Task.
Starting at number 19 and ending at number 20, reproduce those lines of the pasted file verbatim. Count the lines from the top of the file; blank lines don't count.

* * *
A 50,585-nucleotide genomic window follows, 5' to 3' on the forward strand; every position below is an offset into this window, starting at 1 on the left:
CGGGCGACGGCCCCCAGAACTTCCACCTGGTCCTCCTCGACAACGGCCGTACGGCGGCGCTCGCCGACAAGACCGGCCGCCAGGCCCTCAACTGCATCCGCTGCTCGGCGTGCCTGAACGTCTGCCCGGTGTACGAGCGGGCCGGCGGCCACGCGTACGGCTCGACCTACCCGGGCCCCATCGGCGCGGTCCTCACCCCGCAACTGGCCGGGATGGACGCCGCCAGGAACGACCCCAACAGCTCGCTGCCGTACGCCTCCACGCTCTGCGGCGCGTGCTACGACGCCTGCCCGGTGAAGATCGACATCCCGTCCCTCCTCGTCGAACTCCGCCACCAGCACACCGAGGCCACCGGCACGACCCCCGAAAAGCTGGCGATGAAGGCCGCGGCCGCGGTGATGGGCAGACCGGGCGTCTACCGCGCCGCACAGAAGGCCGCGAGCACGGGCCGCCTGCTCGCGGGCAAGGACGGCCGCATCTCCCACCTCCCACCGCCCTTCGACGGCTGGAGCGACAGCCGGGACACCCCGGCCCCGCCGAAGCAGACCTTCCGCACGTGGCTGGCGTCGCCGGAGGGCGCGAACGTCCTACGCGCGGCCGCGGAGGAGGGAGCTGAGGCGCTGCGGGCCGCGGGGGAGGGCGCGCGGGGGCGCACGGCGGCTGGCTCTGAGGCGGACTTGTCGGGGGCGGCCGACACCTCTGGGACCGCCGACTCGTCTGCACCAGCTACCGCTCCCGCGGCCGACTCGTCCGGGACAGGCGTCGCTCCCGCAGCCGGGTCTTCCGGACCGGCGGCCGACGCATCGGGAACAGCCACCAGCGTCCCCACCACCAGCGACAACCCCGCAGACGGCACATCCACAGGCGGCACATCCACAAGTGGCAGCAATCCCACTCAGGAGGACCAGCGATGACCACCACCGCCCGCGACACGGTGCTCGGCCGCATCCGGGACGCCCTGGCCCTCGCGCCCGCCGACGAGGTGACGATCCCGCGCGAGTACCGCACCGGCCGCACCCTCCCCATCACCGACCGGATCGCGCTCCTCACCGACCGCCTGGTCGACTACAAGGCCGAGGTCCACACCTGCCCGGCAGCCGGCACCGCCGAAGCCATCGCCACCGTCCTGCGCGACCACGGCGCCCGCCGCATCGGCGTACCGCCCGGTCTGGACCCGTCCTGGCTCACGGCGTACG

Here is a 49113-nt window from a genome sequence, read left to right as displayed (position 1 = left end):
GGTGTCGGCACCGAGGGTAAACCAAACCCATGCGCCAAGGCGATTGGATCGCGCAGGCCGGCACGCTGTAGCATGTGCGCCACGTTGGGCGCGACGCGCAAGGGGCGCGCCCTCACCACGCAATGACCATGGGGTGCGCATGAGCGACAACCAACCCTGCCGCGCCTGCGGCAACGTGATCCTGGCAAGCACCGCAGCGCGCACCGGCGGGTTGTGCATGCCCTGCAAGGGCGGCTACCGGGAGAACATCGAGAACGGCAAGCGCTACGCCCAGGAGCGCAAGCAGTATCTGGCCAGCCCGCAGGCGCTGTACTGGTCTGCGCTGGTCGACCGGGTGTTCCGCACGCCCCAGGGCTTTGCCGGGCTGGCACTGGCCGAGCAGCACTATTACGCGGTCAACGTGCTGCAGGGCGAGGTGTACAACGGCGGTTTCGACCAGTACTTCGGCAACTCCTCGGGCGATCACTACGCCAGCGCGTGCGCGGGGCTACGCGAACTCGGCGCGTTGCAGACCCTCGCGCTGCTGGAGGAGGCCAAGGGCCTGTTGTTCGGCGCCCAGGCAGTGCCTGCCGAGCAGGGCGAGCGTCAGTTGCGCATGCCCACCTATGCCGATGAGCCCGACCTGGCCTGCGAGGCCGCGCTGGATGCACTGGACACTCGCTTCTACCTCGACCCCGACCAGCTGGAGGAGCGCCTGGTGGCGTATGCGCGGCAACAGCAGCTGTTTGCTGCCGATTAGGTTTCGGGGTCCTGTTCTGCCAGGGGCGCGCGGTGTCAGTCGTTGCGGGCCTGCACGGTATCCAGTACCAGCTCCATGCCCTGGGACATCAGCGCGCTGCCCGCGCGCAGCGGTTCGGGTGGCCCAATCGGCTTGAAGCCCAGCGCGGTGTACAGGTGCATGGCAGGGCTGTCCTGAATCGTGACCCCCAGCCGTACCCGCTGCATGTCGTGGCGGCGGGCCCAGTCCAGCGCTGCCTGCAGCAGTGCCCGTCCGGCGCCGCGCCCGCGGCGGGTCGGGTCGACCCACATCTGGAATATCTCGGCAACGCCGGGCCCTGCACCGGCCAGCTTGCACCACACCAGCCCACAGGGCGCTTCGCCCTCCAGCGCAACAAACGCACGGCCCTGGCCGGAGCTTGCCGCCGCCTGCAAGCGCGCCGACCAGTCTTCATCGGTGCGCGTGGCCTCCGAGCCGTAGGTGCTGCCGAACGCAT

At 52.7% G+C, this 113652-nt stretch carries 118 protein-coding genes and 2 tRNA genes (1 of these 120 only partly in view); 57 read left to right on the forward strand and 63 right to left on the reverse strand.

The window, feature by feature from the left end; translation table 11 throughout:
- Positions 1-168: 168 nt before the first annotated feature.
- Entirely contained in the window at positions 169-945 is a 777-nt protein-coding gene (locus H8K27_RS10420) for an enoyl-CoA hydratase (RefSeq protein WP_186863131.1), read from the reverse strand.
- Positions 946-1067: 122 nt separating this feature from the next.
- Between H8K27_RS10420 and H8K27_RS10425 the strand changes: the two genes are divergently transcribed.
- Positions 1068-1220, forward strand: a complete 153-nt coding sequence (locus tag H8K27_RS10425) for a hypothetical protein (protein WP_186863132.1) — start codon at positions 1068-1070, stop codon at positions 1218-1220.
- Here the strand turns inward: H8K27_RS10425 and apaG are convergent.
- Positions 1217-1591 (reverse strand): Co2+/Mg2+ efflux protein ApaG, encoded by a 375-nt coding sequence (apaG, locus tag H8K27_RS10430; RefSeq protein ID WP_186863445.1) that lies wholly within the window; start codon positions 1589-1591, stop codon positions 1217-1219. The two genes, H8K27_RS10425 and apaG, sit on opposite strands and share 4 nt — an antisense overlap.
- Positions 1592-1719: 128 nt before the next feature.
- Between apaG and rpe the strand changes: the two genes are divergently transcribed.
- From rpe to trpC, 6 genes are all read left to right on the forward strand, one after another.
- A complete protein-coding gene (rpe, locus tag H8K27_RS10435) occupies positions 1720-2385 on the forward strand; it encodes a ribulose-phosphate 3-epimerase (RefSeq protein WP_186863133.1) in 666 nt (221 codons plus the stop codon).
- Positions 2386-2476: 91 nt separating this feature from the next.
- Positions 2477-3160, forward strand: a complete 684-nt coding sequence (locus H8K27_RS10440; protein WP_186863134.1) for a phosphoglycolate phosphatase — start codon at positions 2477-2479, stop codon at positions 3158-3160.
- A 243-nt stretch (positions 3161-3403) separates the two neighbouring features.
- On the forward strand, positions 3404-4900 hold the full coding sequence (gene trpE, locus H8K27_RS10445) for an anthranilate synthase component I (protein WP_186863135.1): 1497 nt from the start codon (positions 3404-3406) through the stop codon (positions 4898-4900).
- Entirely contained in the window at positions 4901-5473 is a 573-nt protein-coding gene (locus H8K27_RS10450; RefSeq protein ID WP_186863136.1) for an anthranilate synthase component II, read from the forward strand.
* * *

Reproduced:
- Positions 2477-3160, forward strand: a complete 684-nt coding sequence (locus H8K27_RS10440; protein WP_186863134.1) for a phosphoglycolate phosphatase — start codon at positions 2477-2479, stop codon at positions 3158-3160.
- A 243-nt stretch (positions 3161-3403) separates the two neighbouring features.